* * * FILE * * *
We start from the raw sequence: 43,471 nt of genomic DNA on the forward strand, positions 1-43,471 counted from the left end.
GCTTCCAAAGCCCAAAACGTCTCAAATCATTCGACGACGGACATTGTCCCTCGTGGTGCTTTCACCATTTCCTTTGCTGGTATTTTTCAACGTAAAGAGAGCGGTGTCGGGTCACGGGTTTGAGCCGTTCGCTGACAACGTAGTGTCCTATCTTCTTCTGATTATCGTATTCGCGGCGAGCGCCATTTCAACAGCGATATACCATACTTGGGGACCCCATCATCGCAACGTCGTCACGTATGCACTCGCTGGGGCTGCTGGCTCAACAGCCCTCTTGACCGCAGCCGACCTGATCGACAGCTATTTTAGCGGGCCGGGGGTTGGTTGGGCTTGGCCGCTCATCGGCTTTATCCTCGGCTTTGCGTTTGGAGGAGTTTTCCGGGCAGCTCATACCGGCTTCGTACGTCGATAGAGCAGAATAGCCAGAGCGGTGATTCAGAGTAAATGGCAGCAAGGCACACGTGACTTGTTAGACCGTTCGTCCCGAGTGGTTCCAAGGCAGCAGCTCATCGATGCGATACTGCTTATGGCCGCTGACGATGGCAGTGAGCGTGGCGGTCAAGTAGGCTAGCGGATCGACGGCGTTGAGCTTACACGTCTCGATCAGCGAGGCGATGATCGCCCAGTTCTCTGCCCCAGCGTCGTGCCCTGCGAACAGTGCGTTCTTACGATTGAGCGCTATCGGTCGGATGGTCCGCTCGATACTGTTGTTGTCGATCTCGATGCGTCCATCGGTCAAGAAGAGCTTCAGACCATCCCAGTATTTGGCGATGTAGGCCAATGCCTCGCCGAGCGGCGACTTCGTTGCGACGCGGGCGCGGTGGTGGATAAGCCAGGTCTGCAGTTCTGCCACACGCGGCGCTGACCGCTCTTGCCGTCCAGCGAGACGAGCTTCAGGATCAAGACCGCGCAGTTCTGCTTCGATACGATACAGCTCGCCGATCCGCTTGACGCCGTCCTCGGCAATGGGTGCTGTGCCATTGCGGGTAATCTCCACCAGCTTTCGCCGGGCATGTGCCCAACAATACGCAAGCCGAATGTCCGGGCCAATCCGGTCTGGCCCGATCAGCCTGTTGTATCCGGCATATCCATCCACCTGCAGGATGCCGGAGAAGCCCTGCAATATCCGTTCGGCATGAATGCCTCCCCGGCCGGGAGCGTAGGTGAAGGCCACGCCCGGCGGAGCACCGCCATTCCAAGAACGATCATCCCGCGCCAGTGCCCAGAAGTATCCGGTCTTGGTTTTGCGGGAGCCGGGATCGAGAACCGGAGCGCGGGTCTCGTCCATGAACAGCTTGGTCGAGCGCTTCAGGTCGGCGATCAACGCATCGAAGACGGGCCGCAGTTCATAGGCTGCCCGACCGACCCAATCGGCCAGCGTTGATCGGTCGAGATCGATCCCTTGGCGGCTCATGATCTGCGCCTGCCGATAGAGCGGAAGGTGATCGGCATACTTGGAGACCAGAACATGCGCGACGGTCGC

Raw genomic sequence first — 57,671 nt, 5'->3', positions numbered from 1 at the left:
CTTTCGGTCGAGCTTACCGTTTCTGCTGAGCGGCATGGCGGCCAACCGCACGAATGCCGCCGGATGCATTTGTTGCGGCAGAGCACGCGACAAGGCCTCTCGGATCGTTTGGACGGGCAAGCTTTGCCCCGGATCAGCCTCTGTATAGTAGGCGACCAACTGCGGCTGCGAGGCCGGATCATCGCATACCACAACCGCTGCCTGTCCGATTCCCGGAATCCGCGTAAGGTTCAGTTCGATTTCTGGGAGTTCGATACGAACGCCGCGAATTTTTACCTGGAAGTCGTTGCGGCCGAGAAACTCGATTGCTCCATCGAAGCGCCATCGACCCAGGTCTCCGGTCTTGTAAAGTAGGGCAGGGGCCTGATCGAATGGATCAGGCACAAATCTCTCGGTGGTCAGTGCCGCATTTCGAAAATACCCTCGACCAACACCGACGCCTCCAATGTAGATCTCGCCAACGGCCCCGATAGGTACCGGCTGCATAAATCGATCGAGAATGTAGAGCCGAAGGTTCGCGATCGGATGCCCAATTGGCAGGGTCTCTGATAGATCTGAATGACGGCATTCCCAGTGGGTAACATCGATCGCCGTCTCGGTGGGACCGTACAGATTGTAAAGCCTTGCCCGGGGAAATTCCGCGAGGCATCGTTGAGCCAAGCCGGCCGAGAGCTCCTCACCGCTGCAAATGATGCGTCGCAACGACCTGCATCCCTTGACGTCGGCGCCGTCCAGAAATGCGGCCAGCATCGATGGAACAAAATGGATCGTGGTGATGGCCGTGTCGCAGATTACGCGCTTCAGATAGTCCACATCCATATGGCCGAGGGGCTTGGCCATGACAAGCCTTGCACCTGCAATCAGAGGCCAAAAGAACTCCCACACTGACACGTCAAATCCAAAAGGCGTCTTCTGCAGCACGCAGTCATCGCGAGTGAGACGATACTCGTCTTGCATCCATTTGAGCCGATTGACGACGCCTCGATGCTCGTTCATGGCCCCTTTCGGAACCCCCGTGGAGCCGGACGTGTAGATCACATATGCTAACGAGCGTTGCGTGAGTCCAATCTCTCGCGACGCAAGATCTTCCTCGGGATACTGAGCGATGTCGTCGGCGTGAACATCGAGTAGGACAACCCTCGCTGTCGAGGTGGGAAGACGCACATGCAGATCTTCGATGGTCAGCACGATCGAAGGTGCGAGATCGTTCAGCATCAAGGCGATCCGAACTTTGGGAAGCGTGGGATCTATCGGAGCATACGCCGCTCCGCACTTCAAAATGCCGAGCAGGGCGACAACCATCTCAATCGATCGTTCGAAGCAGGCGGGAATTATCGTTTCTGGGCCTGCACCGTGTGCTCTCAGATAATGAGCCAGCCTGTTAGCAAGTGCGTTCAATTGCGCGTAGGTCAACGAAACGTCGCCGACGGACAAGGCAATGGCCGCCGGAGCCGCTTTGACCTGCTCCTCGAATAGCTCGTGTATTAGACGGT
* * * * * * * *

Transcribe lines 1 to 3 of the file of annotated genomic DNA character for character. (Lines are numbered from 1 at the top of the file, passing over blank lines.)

We start from the raw sequence: 43,471 nt of genomic DNA on the forward strand, positions 1-43,471 counted from the left end.
GCTTCCAAAGCCCAAAACGTCTCAAATCATTCGACGACGGACATTGTCCCTCGTGGTGCTTTCACCATTTCCTTTGCTGGTATTTTTCAACGTAAAGAGAGCGGTGTCGGGTCACGGGTTTGAGCCGTTCGCTGACAACGTAGTGTCCTATCTTCTTCTGATTATCGTATTCGCGGCGAGCGCCATTTCAACAGCGATATACCATACTTGGGGACCCCATCATCGCAACGTCGTCACGTATGCACTCGCTGGGGCTGCTGGCTCAACAGCCCTCTTGACCGCAGCCGACCTGATCGACAGCTATTTTAGCGGGCCGGGGGTTGGTTGGGCTTGGCCGCTCATCGGCTTTATCCTCGGCTTTGCGTTTGGAGGAGTTTTCCGGGCAGCTCATACCGGCTTCGTACGTCGATAGAGCAGAATAGCCAGAGCGGTGATTCAGAGTAAATGGCAGCAAGGCACACGTGACTTGTTAGACCGTTCGTCCCGAGTGGTTCCAAGGCAGCAGCTCATCGATGCGATACTGCTTATGGCCGCTGACGATGGCAGTGAGCGTGGCGGTCAAGTAGGCTAGCGGATCGACGGCGTTGAGCTTACACGTCTCGATCAGCGAGGCGATGATCGCCCAGTTCTCTGCCCCAGCGTCGTGCCCTGCGAACAGTGCGTTCTTACGATTGAGCGCTATCGGTCGGATGGTCCGCTCGATACTGTTGTTGTCGATCTCGATGCGTCCATCGGTCAAGAAGAGCTTCAGACCATCCCAGTATTTGGCGATGTAGGCCAATGCCTCGCCGAGCGGCGACTTCGTTGCGACGCGGGCGCGGTGGTGGATAAGCCAGGTCTGCAGTTCTGCCACACGCGGCGCTGACCGCTCTTGCCGTCCAGCGAGACGAGCTTCAGGATCAAGACCGCGCAGTTCTGCTTCGATACGATACAGCTCGCCGATCCGCTTGACGCCGTCCTCGGCAATGGGTGCTGTGCCATTGCGGGTAATCTCCACCAGCTTTCGCCGGGCATGTGCCCAACAATACGCAAGCCGAATGTCCGGGCCAATCCGGTCTGGCCCGATCAGCCTGTTGTATCCGGCATATCCATCCACCTGCAGGATGCCGGAGAAGCCCTGCAATATCCGTTCGGCATGAATGCCTCCCCGGCCGGGAGCGTAGGTGAAGGCCACGCCCGGCGGAGCACCGCCATTCCAAGAACGATCATCCCGCGCCAGTGCCCAGAAGTATCCGGTCTTGGTTTTGCGGGAGCCGGGATCGAGAACCGGAGCGCGGGTCTCGTCCATGAACAGCTTGGTCGAGCGCTTCAGGTCGGCGATCAACGCATCGAAGACGGGCCGCAGTTCATAGGCTGCCCGACCGACCCAATCGGCCAGCGTTGATCGGTCGAGATCGATCCCTTGGCGGCTCATGATCTGCGCCTGCCGATAGAGCGGAAGGTGATCGGCATACTTGGAGACCAGAACATGCGCGACGGTCGC

Raw genomic sequence first — 57,671 nt, 5'->3', positions numbered from 1 at the left: